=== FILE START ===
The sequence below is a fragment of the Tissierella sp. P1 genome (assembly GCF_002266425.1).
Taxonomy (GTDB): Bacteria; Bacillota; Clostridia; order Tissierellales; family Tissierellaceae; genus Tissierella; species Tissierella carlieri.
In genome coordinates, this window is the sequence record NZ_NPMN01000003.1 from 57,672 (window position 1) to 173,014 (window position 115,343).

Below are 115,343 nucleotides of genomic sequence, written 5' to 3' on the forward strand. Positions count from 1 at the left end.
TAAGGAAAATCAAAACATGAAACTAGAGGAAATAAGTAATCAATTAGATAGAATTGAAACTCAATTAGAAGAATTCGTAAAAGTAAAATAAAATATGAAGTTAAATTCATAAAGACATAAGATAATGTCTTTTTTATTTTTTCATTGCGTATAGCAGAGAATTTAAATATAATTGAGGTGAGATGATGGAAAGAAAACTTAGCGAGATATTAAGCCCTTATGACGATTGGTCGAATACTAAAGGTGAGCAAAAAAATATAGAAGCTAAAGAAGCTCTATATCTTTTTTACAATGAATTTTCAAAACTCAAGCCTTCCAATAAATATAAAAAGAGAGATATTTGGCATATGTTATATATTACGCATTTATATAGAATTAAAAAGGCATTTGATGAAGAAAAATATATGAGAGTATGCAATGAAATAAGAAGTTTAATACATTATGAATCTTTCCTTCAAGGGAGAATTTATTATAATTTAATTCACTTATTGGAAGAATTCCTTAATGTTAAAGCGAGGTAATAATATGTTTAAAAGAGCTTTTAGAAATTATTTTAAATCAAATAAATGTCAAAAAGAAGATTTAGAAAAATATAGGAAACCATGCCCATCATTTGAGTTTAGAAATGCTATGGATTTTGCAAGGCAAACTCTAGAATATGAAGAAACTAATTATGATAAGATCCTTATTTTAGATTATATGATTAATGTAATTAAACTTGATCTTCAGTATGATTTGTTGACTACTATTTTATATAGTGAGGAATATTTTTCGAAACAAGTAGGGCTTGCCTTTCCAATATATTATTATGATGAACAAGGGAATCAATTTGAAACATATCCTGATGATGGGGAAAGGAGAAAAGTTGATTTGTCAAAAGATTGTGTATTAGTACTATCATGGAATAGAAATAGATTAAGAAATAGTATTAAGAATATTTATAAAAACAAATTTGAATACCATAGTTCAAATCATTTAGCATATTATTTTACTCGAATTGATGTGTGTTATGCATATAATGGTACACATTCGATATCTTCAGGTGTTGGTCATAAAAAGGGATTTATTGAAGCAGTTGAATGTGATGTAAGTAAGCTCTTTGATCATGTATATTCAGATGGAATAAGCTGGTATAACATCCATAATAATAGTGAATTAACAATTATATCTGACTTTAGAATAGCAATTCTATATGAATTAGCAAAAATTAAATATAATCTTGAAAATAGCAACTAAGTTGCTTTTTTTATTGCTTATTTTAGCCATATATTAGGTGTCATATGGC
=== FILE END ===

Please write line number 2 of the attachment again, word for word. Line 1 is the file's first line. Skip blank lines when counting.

Taxonomy (GTDB): Bacteria; Bacillota; Clostridia; order Tissierellales; family Tissierellaceae; genus Tissierella; species Tissierella carlieri.